BORIS Johnson’s allies are reportedly plotting the demise of Rishi Sunak’s premiership - with May local elections reportedly being targeted as a focal point for toppling the PM.
The pair’s relationship soured during the last days of Johnson’s premiership and was brought back under the spotlight during October’s Tory leadership race as Johnson announced he would not run, paving Sunak’s way to No 10.
Reports suggest that Johnson has not relinquished his desire to be prime minister again and now one of his allies has said "we’re not going quietly”, with The Times reporting that May local elections will be a critical moment for dissidents if the party performs poorly.
The source also claimed that Sunak “won’t be able to get any legislation through” – which comes as the PM faces a major rebellion over onshore wind.
An amendment to the Levelling Up Bill which would see an end to a moratorium on onshore wind has gathered support from more than 20 Tory MPS, including Johnson, Liz Truss and former party chairman Sir Jake Berry.
Levelling Up Secretary Michael Gove is also understood to be backing the amendment.
Alok Sharma, who was the president of the COP26 climate summit, has also backed the legislative move from former levelling-up secretary Simon Clarke.
Berry said Gove’s divergent opinion “spells real danger for my government”, suggesting it is a “first crack in the wall” of discipline for Sunak.
“Boris Johnson famously used to call wind turbines the white satanic mills of the north of England when they were building them all over my constituency,” he told the BBC’s Sunday with Laura Kuenssberg.
“He’s changed his mind on them, I to a large extent have changed my mind and I’m going to be supporting Simon Clarke.”
The former minister, who was awarded a knighthood by Johnson, argued soaring energy bills are the key reason to invest more in renewables.
Johnson did not seek to overturn the effective moratorium on new onshore wind projects, in place since 2015, during his time in N0 10.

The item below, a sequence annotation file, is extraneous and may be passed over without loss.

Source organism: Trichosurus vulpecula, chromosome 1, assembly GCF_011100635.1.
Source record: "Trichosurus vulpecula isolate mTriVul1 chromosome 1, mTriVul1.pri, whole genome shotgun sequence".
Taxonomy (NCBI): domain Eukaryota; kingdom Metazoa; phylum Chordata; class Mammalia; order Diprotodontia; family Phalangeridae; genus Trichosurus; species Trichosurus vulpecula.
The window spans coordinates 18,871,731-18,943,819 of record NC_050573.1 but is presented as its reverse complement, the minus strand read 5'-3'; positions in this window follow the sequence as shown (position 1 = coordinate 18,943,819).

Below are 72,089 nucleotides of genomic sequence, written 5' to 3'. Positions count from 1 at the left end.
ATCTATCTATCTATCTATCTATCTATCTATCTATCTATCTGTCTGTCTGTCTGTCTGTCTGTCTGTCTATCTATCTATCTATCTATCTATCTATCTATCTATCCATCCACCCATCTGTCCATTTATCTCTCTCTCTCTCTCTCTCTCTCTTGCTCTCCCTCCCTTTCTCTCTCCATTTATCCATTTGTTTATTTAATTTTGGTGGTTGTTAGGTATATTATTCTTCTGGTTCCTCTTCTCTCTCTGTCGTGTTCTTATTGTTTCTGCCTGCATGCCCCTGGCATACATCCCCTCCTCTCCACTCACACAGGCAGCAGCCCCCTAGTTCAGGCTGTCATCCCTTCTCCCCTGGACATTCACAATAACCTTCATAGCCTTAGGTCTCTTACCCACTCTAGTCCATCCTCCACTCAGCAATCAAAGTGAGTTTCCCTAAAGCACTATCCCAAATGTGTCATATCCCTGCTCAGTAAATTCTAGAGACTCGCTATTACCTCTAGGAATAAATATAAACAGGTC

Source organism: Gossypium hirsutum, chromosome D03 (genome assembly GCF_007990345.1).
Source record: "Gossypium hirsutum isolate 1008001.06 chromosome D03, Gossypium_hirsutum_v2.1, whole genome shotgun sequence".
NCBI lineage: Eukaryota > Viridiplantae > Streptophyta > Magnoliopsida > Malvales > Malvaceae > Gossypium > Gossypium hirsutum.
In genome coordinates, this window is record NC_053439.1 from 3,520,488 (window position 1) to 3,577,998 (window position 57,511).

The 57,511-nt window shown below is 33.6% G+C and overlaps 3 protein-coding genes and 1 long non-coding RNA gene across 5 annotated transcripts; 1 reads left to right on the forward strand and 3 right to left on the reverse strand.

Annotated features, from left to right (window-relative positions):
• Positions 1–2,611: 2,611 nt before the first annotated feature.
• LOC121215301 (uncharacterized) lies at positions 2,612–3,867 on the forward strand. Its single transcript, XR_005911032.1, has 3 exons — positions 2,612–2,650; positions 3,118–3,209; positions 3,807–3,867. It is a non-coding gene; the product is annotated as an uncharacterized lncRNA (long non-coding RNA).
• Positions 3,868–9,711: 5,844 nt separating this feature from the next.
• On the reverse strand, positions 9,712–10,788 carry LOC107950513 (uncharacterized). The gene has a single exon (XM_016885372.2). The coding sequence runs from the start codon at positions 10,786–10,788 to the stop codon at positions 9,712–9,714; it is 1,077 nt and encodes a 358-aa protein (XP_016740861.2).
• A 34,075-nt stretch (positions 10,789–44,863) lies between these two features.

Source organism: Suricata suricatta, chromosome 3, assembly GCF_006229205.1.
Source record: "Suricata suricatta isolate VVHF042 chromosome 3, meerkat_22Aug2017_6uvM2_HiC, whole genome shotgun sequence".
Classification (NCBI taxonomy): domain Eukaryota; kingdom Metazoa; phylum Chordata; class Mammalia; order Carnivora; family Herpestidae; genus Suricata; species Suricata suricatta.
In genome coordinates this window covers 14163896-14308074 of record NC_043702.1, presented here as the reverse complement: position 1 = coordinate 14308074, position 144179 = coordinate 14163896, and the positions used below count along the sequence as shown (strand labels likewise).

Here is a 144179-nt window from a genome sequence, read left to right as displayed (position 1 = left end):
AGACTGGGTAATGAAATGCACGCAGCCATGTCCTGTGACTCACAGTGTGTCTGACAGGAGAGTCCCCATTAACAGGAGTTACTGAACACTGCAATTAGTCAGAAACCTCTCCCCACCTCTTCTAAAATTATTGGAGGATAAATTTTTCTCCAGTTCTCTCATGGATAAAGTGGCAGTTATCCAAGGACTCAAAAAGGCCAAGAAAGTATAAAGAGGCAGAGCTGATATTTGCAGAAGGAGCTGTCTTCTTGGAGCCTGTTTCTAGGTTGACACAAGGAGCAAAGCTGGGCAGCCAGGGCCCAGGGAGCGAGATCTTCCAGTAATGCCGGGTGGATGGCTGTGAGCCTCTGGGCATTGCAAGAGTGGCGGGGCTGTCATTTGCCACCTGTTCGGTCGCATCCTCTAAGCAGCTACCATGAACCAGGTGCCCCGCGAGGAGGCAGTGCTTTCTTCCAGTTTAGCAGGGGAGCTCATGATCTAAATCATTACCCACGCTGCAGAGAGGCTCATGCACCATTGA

Sunak is seeing a steady stream of Conservative MPs, many of whom are relatively young and were thought to have bright careers ahead, announce their exit plans.
His net-zero tsar Chris Skidmore became the ninth to say they will not contest the next election, following levelling-up minister Dehenna Davison.
Harper insisted they are setting out their positions now because Tories have been given until December 5 to make a decision due to the review into constituency boundaries.
He told Sky’s Sophy Ridge on Sunday: “You are going to see those all bunched together so I don’t think there’s anything particularly to write home about that.”
On dire polling the Tories are struggling to bounce back from, he said: “If we are being realistic about it, we are not going to turn things around overnight.”
Harper told the BBC “I accept things are not easy at the moment” but he said Gove will be talking to colleagues about the planning policy and would be considering changes.
The Prime Minister is not only facing a challenge over onshore wind, but on building targets as well.
He was forced to pull a vote on the legislation that would set a target of building 300,000 homes per year when around 50 Tory MPs threatened to rebel.
Labour leader Keir Starmer backs lifting the wind turbine ban, arguing that Sunak’s refusal to do so is a “national act of self-harm, choking off our economic potential”.